different things, so they didn't really want to do it. So they were
Then when we got the second group and we flew Gemini, and then during
the Gemini Program then we got the third set and we had enough that
we could send them around and we used them in the control center.
It turned out to be better. My humble opinion. We would have probably
used them earlier, but we didn't have anybody. We just didn't have
many folks. But that was one of the things.
Then on the next row we had two command and service module engineers,
one who worried about the electrical and environmental and one who
worried about the propulsion systems. We called them GNC [Guidance,
Navigation, and Control]. Then we had two for the lunar module, the
electrical communications and, of course, the propulsion system. Because
the propulsion has to work going down, and if it doesn't work coming
up, you're in deep serious trouble.
Then we had the procedures guys, assistant flight director and then
the people who worried about the system within the control center
and the system around the world. Then he worried about the folks,
we had the folks in the basement, in the IBM group, that worried about
the software. We tied all those people together on the intercom, and
we worked very hard with that, trying to make sure that people said
the right things and did the right things and there were big books
of procedures to make sure that people were trained and that kind
Another big thing that happened in Skylab was how do we train this
many people? We started off with just lectures, and we found out that
too many people slept. So we made the instructors do videotapes. You
could come to work, they ran about an hour, you could come to work
at seven and watch the tape, and they were so much better. You could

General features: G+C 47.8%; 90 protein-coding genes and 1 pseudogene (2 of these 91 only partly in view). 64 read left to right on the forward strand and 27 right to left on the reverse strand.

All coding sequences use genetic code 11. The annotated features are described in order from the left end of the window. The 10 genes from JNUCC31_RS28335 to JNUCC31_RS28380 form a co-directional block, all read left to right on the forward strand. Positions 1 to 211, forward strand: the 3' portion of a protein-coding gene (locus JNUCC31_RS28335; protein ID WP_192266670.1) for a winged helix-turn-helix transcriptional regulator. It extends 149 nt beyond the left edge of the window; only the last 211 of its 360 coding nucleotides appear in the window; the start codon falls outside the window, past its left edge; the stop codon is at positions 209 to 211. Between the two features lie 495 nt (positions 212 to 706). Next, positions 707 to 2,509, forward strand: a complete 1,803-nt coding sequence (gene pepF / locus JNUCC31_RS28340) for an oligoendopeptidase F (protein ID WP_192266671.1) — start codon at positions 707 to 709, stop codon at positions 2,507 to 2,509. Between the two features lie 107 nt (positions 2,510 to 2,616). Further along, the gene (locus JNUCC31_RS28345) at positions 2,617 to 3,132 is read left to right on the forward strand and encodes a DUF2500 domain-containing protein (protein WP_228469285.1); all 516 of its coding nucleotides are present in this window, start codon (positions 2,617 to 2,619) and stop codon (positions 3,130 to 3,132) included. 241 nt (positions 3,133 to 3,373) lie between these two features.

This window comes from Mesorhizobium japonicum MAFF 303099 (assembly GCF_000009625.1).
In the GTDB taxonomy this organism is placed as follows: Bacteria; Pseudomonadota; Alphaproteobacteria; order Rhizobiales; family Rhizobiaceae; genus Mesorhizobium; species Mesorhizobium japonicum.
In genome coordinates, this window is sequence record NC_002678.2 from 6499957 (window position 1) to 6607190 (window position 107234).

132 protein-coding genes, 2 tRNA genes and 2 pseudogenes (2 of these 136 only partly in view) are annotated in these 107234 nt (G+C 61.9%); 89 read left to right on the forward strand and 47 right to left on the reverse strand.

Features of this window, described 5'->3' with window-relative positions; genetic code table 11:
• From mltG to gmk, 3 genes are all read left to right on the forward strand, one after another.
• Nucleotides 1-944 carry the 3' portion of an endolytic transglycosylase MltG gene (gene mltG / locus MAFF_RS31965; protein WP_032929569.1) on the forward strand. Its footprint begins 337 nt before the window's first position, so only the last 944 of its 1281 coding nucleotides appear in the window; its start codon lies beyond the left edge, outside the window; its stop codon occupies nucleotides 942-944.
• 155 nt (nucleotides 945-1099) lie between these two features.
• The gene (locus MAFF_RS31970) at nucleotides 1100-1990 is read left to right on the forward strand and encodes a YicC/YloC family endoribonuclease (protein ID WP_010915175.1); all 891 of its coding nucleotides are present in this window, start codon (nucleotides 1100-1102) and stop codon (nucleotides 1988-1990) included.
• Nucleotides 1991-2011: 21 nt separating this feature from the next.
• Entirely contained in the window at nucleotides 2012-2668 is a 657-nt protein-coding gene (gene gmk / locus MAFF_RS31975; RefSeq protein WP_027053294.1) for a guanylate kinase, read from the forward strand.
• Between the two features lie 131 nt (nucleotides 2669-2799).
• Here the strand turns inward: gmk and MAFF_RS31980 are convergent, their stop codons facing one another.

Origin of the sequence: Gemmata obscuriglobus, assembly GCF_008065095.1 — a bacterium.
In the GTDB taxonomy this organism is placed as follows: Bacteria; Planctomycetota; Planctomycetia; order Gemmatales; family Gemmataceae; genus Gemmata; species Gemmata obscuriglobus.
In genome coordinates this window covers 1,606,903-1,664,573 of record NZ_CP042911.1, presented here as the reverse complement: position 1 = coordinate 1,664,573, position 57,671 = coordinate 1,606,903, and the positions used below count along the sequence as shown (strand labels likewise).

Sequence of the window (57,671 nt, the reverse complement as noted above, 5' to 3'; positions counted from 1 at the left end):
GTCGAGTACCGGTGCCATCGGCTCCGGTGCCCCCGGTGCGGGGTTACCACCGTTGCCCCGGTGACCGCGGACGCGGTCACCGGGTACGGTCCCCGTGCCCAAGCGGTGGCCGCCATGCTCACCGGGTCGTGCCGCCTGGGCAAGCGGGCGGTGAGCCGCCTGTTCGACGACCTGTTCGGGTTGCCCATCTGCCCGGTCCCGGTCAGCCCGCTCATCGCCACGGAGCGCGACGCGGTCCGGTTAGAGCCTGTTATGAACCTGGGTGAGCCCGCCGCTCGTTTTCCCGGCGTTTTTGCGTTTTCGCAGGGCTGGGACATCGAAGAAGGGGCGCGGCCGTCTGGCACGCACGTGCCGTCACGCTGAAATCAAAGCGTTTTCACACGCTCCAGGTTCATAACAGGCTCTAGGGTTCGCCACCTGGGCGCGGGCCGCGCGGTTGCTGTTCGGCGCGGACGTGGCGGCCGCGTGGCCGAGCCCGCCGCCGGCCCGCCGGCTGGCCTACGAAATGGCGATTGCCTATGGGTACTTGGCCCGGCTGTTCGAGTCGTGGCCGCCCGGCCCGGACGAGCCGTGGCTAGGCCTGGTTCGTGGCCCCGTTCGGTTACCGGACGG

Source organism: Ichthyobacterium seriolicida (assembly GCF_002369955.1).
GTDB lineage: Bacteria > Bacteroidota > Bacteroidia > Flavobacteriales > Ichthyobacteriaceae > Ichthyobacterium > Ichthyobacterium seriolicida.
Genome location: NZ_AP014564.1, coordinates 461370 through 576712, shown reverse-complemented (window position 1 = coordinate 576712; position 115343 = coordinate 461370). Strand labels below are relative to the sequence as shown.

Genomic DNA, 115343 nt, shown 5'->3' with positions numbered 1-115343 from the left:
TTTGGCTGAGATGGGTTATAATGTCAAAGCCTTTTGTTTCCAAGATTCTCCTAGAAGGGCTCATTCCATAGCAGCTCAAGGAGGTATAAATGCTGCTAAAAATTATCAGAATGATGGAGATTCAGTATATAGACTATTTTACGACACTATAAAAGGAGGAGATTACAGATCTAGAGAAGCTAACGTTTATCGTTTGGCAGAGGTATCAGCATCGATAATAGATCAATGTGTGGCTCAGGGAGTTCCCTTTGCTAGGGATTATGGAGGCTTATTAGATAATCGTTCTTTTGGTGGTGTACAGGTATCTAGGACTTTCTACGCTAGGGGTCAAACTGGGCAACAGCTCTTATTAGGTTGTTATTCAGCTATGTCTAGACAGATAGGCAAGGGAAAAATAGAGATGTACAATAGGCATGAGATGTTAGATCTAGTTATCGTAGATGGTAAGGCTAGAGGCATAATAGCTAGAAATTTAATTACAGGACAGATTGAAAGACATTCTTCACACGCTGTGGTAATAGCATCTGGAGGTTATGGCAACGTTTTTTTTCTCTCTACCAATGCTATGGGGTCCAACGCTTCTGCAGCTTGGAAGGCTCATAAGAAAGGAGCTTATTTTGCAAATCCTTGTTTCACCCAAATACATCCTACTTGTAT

do it on your lunchtime, you could do it in the evening. That really
paid off, that and the systems trainers that we built where we put
the people and did taped exercises, you're going through lunch phase,
this is liftoff, and then you got to chance to visually see and do
a lot of the functions that the crew was doing. Same way with entry,
same way with being on orbit.
They were very inexpensive ways to train our folks and make them more
comfortable in dealing with the flight crew. I think those two things
really paid off, because we had so many more, they were a lot of new
people that we'd brought into the system. That paid off, it really
paid off. In fact, some of the training was so good that some of the
newer astronauts would come over and train on that, because they were
so far down in the pecking order, they didn't get any simulation time,
which is a huge expense, a huge expense.
Talking about the training and the simulations and you're mentioning
for Skylab, for Apollo how did you, especially for the individual
missions since they were so close together and—
We had two floors. When we were flying Apollo 11, we were training
Apollo 12 crew on the second floor or the third floor, whichever was—and
that paid off, because we didn't miss a beat. It's hard not to be
on Apollo 11, be on Apollo 12, but somebody had to do it. Our crew
liked that and our training people liked it. But that's the way we
The mission rules, we've talked about those a couple times and procedures,
of course, continued to evolve the whole time as each—would